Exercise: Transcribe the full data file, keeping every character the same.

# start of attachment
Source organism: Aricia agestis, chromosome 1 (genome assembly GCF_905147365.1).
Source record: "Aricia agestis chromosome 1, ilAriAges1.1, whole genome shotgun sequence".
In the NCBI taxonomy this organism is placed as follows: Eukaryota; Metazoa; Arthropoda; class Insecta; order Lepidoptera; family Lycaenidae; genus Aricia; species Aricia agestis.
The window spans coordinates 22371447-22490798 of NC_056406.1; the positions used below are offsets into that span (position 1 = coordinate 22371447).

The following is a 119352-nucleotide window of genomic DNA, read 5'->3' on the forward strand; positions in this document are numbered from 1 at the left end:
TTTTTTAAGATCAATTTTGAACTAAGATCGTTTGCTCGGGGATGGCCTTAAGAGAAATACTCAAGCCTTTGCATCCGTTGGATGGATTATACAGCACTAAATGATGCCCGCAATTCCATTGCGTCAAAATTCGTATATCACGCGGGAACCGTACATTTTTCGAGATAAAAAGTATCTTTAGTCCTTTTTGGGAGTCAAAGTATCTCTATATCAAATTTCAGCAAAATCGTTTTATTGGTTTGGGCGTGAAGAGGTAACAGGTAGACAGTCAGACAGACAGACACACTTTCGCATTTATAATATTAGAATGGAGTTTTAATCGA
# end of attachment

Source organism: Aricia agestis, chromosome 1 (genome assembly GCF_905147365.1).
Source record: "Aricia agestis chromosome 1, ilAriAges1.1, whole genome shotgun sequence".
In the NCBI taxonomy this organism is placed as follows: Eukaryota; Metazoa; Arthropoda; class Insecta; order Lepidoptera; family Lycaenidae; genus Aricia; species Aricia agestis.
The window spans coordinates 22371447-22490798 of NC_056406.1; the positions used below are offsets into that span (position 1 = coordinate 22371447).

The following is a 119352-nucleotide window of genomic DNA, read 5'->3' on the forward strand; positions in this document are numbered from 1 at the left end:
TTTTTTAAGATCAATTTTGAACTAAGATCGTTTGCTCGGGGATGGCCTTAAGAGAAATACTCAAGCCTTTGCATCCGTTGGATGGATTATACAGCACTAAATGATGCCCGCAATTCCATTGCGTCAAAATTCGTATATCACGCGGGAACCGTACATTTTTCGAGATAAAAAGTATCTTTAGTCCTTTTTGGGAGTCAAAGTATCTCTATATCAAATTTCAGCAAAATCGTTTTATTGGTTTGGGCGTGAAGAGGTAACAGGTAGACAGTCAGACAGACAGACACACTTTCGCATTTATAATATTAGAATGGAGTTTTAATCGA